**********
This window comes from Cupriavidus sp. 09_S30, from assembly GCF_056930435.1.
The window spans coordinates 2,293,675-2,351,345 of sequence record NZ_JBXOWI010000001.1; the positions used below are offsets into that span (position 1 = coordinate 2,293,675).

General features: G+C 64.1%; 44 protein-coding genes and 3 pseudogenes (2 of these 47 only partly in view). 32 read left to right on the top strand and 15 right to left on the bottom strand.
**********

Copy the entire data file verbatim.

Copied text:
This window comes from Cupriavidus sp. 09_S30, from assembly GCF_056930435.1.
The window spans coordinates 2,293,675-2,351,345 of sequence record NZ_JBXOWI010000001.1; the positions used below are offsets into that span (position 1 = coordinate 2,293,675).

General features: G+C 64.1%; 44 protein-coding genes and 3 pseudogenes (2 of these 47 only partly in view). 32 read left to right on the top strand and 15 right to left on the bottom strand.